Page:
Deploying a complex enterprise software solution, be it EHR, supply chain, enterprise resource planning (ERP), etc. is an extremely challenging endeavor regardless of industry sector. I watched first-hand as some of the largest manufacturers in the world did massive rollouts of SAP, Oracle and other systems and it was never, ever easy. Cost overruns, delays and extremely dissatisfied end users were par for the course. And this was an industry sector that willingly made the choice to invest and adopt such systems.
So yes, there is plenty to write about on how the digitization of healthcare has delivered results far, far less than first imagined when HITECH was passed. We still have a long road ahead in optimizing the technology for end users – a technology that was so hastily adopted in a market not fully sold on its intrinsic value. But that is a relatively easy story to tell, albeit limited in vision and scope
What tends to get lost in these discussions is that what we are doing today is laying the foundation for an entirely new change in how we will deliver care, change that will occur along the entire care delivery chain.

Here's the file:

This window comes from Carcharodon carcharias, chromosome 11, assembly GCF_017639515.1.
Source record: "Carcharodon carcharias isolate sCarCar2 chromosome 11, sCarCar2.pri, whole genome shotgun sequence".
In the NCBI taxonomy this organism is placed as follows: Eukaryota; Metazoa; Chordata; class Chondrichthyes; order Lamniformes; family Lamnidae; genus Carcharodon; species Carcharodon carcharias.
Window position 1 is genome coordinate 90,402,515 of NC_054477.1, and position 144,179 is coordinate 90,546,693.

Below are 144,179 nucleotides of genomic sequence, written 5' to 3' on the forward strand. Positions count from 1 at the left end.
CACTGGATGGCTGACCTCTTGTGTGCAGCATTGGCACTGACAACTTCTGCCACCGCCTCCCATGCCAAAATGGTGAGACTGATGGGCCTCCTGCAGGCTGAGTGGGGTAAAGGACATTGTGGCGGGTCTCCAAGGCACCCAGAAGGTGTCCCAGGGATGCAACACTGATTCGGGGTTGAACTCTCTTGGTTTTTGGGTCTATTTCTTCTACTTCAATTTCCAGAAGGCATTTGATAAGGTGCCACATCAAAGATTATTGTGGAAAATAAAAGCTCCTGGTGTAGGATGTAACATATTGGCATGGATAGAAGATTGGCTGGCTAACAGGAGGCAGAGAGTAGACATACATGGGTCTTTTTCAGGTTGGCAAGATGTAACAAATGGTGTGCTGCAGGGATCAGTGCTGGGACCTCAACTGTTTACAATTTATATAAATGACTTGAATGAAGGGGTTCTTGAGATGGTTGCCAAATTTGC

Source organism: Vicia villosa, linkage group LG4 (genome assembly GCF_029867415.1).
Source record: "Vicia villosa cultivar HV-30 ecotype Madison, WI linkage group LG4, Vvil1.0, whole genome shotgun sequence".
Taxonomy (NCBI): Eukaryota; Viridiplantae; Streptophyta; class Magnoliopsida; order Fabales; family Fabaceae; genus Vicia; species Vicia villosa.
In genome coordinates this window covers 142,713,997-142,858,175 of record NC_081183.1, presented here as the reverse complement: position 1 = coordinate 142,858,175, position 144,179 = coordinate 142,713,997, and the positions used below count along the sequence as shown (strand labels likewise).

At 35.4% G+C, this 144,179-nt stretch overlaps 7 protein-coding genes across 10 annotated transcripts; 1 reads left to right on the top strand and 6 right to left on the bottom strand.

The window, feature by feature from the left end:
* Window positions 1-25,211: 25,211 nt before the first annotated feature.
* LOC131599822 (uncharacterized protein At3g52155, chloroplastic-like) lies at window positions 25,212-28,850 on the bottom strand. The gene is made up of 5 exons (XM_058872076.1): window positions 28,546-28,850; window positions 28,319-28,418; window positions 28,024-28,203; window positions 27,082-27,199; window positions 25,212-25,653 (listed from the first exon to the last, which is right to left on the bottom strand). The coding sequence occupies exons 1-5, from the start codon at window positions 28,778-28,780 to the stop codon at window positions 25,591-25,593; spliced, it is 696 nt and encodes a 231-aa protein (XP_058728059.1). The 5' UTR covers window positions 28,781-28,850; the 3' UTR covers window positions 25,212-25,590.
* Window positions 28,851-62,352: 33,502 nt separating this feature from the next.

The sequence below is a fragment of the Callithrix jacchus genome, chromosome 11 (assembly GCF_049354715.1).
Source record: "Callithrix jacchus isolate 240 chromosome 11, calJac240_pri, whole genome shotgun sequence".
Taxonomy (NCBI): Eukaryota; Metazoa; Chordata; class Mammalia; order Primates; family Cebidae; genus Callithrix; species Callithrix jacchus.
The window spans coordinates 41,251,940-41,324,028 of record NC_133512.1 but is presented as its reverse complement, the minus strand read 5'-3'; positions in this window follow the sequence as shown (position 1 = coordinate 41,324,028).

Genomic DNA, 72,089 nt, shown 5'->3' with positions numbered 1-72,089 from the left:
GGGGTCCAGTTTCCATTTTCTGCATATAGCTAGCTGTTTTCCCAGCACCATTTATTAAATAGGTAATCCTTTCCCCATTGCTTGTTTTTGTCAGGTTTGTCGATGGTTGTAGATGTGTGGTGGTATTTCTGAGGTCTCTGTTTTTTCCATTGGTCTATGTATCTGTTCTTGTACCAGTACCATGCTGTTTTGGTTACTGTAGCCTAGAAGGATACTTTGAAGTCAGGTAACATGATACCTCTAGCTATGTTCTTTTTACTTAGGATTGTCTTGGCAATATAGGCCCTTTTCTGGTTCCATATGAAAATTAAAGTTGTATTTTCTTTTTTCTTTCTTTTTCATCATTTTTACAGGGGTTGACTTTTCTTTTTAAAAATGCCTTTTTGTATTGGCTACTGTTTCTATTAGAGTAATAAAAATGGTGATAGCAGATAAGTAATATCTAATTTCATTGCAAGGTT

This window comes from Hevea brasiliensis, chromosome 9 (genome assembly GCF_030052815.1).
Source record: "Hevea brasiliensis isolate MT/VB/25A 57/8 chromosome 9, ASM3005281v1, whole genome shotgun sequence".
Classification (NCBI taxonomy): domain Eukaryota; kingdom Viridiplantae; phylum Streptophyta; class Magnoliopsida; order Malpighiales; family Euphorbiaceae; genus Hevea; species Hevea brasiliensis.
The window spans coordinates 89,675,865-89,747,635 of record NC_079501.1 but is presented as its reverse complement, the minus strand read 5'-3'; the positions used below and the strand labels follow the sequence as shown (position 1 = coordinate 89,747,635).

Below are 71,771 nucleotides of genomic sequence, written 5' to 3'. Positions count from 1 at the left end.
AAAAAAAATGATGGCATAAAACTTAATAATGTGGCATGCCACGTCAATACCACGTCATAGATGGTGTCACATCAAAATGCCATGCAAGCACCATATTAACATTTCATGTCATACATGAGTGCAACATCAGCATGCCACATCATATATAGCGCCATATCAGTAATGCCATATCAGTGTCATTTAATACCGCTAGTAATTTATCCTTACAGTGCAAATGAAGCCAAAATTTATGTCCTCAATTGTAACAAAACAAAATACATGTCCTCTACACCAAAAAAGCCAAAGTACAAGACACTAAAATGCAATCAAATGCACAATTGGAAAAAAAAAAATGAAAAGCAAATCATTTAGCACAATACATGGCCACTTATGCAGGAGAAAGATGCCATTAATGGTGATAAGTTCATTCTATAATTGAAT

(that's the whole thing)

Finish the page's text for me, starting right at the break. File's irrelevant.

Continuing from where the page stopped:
However, what tends to get lost in these discussions is that what we are doing today is laying the foundation for an entirely new, dare I say radical, change in how we will deliver care, change that will occur along the entire care delivery chain.
The field of medicine has never had such vast troves of computational medical data available to it as we are beginning to see today. The potential opportunity to do deep analysis on such data will open completely new discoveries on everything from the efficacy of therapeutics and clinical pathways, to advances in artificial intelligence for more accurate diagnosis, to discovering new treatment modalities to other advances that are only limited by one’s imagination. One need only look at some of the work Dr. Atul Butte is doing at UCSF to have an appreciation for what we are beginning to unravel today and what the future may hold.